Police continue to improve investigation of human trafficking offences
The National Police Board is analysing the decision of the Deputy Chancellor of Justice concerning the investigation of human trafficking offences and will assess the improvement measures required in it as well as actions taken by the police in recent years.
“Some of the measures, such as the establishment of a national team to focus on the investigation of human trafficking offences, are so recent that their effect has yet to be reflected in the Deputy Chancellor of Justice’s assessment,” says Chief Superintendent Teemu Saukoniemi at the National Police Board.
Saukoniemi points out that the decision was made against a background of a heavy workload in criminal investigations, which is reflected by prolonged pre-trial investigations also in other serious offences.
”The police are developing overall criminal investigation in a crosscurrent of the resources available on the one hand and their legal obligations on the other. These include, for example, increased formalities and an obligation to conduct a pre-trial investigation in all offences, irrespective of their seriousness. The police do their best but the equation is not always an easy one,” Saukoniemi explains.
Plan of new measures
According to Chief Superintendent Måns Enqvist, various actions by the police have contributed to improving combating human trafficking offences.
“We’ve fortunately made progress in the measures compared to the case file assessed by the Deputy Chancellor of Justice. Among other things, all police officers must undergo mandatory training in combating human trafficking. The national human trafficking investigation team we have set up together with the networks supporting it and the National Bureau of Investigation’s anti-trafficking task force have already delivered results in a short time. Already yesterday, the National Police Commissioner requested a plan for the new measures required by the Chancellor of Justice’s decision. The plan will be submitted to him at the end of January 2022,” says Chief Superintendent Enqvist.
The key improvement measures within the Police to combat human trafficking are
• A national team focusing on the detection and investigation of human trafficking offences started operating in early 2021. The police received temporary funding allocated to 20 full-time equivalent years for this purpose. Around 20 human trafficking investigators are working in the national team located in Helsinki Police Department. Three of the additional full-time equivalent years were placed at the National Bureau of Investigation to support human trafficking investigation, maintain the situational picture of this criminality in Finland and to coordinate Europol’s operations relating to human trafficking in Finland (so-called EMPACT operations).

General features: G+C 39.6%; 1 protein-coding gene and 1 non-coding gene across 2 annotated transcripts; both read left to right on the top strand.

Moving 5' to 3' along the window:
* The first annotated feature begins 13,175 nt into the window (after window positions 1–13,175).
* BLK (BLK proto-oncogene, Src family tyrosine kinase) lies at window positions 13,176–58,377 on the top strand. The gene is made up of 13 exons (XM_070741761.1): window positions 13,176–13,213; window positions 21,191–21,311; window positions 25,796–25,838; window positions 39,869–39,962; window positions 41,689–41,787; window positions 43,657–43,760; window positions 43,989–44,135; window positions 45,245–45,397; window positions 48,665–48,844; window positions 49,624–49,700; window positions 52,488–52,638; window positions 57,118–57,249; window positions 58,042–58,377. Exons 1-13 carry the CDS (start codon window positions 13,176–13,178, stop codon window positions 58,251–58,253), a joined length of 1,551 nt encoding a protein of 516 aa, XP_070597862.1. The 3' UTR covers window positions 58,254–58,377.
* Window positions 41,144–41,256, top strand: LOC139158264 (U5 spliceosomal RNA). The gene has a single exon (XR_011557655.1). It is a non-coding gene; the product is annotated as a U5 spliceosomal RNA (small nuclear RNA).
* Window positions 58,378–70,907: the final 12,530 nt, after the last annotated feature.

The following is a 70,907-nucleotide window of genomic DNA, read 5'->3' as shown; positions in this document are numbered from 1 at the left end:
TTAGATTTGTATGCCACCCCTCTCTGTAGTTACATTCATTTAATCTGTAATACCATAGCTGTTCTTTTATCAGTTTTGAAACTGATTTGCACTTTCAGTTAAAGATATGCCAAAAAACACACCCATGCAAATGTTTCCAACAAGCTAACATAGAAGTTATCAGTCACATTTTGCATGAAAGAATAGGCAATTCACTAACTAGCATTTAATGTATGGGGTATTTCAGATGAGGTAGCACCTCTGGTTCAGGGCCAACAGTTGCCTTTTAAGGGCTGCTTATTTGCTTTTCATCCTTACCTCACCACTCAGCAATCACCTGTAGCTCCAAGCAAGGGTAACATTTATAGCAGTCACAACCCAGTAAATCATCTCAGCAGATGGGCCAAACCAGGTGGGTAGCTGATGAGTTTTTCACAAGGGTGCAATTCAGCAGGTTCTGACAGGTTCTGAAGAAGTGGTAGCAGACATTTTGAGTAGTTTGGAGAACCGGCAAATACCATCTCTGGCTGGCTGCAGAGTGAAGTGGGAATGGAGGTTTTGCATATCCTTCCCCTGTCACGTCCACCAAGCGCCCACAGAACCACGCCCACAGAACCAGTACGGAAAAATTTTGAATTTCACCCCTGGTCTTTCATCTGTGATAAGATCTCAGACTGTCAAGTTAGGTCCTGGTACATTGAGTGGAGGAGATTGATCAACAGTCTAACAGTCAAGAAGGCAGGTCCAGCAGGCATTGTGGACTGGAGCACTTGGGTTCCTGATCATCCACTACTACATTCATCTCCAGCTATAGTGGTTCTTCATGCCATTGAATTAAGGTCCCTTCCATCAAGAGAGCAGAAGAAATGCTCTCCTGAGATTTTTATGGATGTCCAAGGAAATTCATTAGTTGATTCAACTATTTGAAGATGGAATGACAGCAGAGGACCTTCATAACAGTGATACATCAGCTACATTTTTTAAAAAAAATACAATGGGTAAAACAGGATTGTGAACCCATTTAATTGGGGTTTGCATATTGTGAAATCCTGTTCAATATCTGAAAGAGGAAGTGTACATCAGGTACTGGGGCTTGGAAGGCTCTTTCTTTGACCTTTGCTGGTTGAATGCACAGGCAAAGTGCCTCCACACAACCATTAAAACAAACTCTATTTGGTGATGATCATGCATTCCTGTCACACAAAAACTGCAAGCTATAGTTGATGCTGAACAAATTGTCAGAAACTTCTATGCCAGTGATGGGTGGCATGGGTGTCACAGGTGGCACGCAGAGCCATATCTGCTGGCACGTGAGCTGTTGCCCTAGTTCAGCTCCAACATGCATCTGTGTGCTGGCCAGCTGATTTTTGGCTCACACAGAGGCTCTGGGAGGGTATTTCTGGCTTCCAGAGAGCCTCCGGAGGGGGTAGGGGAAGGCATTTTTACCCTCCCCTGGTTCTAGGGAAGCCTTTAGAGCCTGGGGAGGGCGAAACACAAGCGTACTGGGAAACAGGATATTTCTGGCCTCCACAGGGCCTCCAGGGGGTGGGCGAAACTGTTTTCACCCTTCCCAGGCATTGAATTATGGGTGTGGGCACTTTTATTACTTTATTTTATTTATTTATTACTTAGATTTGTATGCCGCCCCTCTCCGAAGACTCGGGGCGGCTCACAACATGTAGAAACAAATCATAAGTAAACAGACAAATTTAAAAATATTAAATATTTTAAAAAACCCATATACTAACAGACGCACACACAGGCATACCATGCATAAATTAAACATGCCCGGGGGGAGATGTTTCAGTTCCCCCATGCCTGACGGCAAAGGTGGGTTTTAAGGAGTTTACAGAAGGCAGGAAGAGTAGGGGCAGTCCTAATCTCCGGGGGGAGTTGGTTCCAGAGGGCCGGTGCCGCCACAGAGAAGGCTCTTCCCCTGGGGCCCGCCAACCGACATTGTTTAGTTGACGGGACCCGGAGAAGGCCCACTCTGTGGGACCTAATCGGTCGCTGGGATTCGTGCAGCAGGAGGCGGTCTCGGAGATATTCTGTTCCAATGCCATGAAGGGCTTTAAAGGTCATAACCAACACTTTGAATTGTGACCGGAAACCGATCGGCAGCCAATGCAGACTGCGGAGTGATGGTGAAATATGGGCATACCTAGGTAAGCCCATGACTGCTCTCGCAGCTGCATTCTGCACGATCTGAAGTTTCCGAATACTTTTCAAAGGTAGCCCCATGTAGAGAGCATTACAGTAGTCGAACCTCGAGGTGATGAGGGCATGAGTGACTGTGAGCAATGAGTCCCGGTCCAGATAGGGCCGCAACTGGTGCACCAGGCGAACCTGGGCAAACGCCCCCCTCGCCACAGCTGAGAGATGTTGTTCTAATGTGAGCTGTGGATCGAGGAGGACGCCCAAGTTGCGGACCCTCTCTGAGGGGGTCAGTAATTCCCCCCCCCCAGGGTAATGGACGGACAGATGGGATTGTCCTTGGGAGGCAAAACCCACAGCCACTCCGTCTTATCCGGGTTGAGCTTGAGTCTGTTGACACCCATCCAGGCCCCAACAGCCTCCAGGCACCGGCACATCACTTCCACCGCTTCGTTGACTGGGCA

• In 2020, a nationwide network was established for the police to strengthen their capability to combat human trafficking and to accumulate expertise in combating and investigating human trafficking at police departments in various parts of Finland. This supports more effective response to potential offences. Each police department must designate three human trafficking investigators in the network. The national investigation team works closely with the National Bureau of Investigation, the police national network of experts on combating trafficking in human beings and other authorities and cooperation bodies.
• Identification of human trafficking has been addressed. Training in identification and investigation of human trafficking was held at each police department a few years ago in collaboration with the National Assistance System for Victims of Human Trafficking to identify human trafficking. Since then, the training material has been included in basic police training learning material. The Police University College e-learning platform has a separate online training course on the identification and investigation of human trafficking that all police officers and other personnel can access. A separate course on combating human trafficking started at the Police University College in autumn 2021 and is ongoing.
• By summer 2021, each police officer had been required to complete a mandatory online course on foreign affairs, which includes a comprehensive module on human trafficking.
• A new police instruction on combating trafficking in human beings entered into force in October 2020 (National Police Board instruction “Intervention in human trafficking and similar offences and assisting victims of human trafficking” was issued on 17 September 2020). Following the decision by the Deputy Chancellor of Justice, the National Police Board will assess the need to update the instruction on combating trafficking.
• The police participate in Ministry of the Interior and Ministry of Economic Affairs and Employment legislation projects relating to human trafficking. The Police University College heads a multi-agency working group tasked with ascertaining how to make cooperation in combating human trafficking between many authorities more effective.
• The police participated in drawing up a national action plan against trafficking in human beings. This plan includes a number of improvement measures for which the police are responsible. Some of these measures have already been implemented or their implementation is well under way. For example, the modelling of multi-agency cooperation and pre-trial investigation relating to human trafficking and its quality criteria.
According to Enqvist, the police aim for police anti-human trafficking measures to be carried out using the same practice and quality criteria at all police departments in Finland.
The police are constantly improving their skills to interact with vulnerable victims